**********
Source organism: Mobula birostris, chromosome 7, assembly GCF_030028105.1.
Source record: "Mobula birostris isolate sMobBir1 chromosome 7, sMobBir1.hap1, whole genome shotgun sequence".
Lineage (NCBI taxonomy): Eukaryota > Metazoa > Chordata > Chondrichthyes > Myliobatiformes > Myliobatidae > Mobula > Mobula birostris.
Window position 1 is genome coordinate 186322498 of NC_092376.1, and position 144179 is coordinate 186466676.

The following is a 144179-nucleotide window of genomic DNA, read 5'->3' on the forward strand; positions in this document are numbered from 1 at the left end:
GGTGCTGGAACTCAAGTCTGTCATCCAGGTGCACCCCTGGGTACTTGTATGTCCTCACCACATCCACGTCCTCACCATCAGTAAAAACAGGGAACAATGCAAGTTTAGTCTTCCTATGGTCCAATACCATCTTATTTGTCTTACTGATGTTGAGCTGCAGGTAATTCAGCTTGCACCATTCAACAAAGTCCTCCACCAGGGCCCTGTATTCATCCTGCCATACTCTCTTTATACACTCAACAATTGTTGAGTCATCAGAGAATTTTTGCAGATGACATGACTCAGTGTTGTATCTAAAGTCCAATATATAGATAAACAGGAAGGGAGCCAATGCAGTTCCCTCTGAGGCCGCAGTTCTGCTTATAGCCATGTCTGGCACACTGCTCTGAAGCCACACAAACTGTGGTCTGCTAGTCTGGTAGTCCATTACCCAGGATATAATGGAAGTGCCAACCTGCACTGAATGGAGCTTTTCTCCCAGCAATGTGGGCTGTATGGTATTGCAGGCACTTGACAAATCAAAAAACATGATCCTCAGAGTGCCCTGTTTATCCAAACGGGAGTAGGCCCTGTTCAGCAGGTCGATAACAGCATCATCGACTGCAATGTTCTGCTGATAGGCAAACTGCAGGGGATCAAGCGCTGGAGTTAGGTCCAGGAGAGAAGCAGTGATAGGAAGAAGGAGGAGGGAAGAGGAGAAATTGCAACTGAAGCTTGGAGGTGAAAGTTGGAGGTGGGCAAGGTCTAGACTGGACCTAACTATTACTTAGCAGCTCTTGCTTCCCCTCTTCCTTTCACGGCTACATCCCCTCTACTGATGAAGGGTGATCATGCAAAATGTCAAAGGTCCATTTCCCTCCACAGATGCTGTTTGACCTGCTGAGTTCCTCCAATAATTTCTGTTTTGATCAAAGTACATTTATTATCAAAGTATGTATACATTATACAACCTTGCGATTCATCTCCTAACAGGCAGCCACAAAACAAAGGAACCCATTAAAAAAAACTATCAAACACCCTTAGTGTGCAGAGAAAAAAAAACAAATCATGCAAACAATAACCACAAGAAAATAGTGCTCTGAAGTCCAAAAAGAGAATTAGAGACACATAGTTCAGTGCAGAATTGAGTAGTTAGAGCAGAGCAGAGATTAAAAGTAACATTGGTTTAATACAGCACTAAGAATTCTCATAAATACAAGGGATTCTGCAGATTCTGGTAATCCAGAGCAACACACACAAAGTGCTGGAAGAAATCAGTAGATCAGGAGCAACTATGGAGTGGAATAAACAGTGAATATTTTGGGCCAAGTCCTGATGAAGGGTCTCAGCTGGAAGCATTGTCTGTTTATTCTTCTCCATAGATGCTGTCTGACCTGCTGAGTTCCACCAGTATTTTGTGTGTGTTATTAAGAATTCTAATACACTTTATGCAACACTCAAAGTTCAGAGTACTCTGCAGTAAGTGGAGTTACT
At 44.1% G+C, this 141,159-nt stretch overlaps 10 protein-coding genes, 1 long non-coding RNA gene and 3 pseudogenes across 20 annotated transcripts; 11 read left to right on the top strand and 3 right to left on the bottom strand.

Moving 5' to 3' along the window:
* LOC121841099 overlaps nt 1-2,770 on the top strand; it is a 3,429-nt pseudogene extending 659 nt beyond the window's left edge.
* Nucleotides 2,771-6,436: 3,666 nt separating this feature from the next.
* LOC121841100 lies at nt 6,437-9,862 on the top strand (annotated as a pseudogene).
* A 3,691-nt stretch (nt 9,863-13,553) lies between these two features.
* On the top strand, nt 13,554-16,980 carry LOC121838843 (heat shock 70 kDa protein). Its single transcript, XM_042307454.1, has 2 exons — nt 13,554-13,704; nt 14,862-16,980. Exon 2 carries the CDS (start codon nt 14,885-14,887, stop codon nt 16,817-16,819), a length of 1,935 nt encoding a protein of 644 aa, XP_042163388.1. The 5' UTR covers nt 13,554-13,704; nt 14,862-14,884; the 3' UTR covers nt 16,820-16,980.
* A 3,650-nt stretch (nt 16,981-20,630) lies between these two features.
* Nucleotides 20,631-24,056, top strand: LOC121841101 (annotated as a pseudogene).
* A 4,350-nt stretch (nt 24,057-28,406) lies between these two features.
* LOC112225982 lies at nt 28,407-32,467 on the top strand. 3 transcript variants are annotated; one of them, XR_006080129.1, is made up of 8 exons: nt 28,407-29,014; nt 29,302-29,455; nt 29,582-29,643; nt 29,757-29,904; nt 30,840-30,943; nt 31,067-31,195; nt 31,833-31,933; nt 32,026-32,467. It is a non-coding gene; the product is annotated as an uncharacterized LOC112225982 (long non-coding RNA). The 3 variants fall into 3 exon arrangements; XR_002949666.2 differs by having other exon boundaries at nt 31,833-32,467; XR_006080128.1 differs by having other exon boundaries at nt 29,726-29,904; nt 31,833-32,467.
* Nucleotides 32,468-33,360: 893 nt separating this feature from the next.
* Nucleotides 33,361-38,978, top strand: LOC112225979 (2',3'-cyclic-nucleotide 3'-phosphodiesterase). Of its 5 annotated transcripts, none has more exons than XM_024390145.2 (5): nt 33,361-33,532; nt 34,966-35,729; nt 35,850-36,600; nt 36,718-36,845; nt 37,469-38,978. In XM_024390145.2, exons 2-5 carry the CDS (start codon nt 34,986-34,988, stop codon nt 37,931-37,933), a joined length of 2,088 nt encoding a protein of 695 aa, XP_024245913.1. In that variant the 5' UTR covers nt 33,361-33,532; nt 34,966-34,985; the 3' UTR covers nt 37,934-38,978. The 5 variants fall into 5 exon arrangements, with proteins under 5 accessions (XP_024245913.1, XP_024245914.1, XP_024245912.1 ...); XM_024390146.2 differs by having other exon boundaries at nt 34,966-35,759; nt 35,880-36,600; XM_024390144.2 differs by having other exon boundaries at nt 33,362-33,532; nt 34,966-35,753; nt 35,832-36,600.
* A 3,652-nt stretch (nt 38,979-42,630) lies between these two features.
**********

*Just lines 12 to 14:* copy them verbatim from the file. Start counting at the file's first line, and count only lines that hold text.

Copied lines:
* A 3,691-nt stretch (nt 9,863-13,553) lies between these two features.
* On the top strand, nt 13,554-16,980 carry LOC121838843 (heat shock 70 kDa protein). Its single transcript, XM_042307454.1, has 2 exons — nt 13,554-13,704; nt 14,862-16,980. Exon 2 carries the CDS (start codon nt 14,885-14,887, stop codon nt 16,817-16,819), a length of 1,935 nt encoding a protein of 644 aa, XP_042163388.1. The 5' UTR covers nt 13,554-13,704; nt 14,862-14,884; the 3' UTR covers nt 16,820-16,980.
* A 3,650-nt stretch (nt 16,981-20,630) lies between these two features.